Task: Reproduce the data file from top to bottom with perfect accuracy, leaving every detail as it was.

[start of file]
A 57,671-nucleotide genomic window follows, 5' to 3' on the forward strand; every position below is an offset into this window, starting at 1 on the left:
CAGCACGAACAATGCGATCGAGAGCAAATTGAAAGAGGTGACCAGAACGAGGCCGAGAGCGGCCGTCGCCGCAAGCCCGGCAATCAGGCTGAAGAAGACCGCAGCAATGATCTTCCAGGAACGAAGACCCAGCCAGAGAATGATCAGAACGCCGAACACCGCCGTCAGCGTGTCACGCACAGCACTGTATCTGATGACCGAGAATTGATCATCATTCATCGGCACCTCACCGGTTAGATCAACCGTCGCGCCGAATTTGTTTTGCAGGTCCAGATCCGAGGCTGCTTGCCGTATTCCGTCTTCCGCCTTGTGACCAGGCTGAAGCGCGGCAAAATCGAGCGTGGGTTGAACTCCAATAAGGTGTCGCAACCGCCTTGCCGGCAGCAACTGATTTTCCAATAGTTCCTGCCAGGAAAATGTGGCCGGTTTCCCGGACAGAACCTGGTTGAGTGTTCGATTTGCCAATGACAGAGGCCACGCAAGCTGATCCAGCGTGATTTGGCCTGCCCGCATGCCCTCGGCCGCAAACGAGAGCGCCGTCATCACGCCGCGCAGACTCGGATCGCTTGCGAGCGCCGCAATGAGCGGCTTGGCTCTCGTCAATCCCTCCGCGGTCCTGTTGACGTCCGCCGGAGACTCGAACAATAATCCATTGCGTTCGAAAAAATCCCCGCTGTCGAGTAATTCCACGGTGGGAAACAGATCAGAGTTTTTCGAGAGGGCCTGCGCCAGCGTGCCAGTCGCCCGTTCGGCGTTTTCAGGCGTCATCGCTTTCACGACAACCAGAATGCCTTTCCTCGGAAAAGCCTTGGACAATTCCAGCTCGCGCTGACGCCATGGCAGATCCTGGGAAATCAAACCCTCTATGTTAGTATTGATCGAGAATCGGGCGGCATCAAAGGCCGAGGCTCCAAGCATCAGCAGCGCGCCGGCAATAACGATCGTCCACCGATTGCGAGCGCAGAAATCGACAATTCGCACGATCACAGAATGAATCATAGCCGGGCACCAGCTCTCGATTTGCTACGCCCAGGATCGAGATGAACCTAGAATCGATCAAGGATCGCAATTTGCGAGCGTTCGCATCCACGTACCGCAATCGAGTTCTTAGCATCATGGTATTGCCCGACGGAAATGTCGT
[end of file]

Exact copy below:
A 57,671-nucleotide genomic window follows, 5' to 3' on the forward strand; every position below is an offset into this window, starting at 1 on the left:
CAGCACGAACAATGCGATCGAGAGCAAATTGAAAGAGGTGACCAGAACGAGGCCGAGAGCGGCCGTCGCCGCAAGCCCGGCAATCAGGCTGAAGAAGACCGCAGCAATGATCTTCCAGGAACGAAGACCCAGCCAGAGAATGATCAGAACGCCGAACACCGCCGTCAGCGTGTCACGCACAGCACTGTATCTGATGACCGAGAATTGATCATCATTCATCGGCACCTCACCGGTTAGATCAACCGTCGCGCCGAATTTGTTTTGCAGGTCCAGATCCGAGGCTGCTTGCCGTATTCCGTCTTCCGCCTTGTGACCAGGCTGAAGCGCGGCAAAATCGAGCGTGGGTTGAACTCCAATAAGGTGTCGCAACCGCCTTGCCGGCAGCAACTGATTTTCCAATAGTTCCTGCCAGGAAAATGTGGCCGGTTTCCCGGACAGAACCTGGTTGAGTGTTCGATTTGCCAATGACAGAGGCCACGCAAGCTGATCCAGCGTGATTTGGCCTGCCCGCATGCCCTCGGCCGCAAACGAGAGCGCCGTCATCACGCCGCGCAGACTCGGATCGCTTGCGAGCGCCGCAATGAGCGGCTTGGCTCTCGTCAATCCCTCCGCGGTCCTGTTGACGTCCGCCGGAGACTCGAACAATAATCCATTGCGTTCGAAAAAATCCCCGCTGTCGAGTAATTCCACGGTGGGAAACAGATCAGAGTTTTTCGAGAGGGCCTGCGCCAGCGTGCCAGTCGCCCGTTCGGCGTTTTCAGGCGTCATCGCTTTCACGACAACCAGAATGCCTTTCCTCGGAAAAGCCTTGGACAATTCCAGCTCGCGCTGACGCCATGGCAGATCCTGGGAAATCAAACCCTCTATGTTAGTATTGATCGAGAATCGGGCGGCATCAAAGGCCGAGGCTCCAAGCATCAGCAGCGCGCCGGCAATAACGATCGTCCACCGATTGCGAGCGCAGAAATCGACAATTCGCACGATCACAGAATGAATCATAGCCGGGCACCAGCTCTCGATTTGCTACGCCCAGGATCGAGATGAACCTAGAATCGATCAAGGATCGCAATTTGCGAGCGTTCGCATCCACGTACCGCAATCGAGTTCTTAGCATCATGGTATTGCCCGACGGAAATGTCGT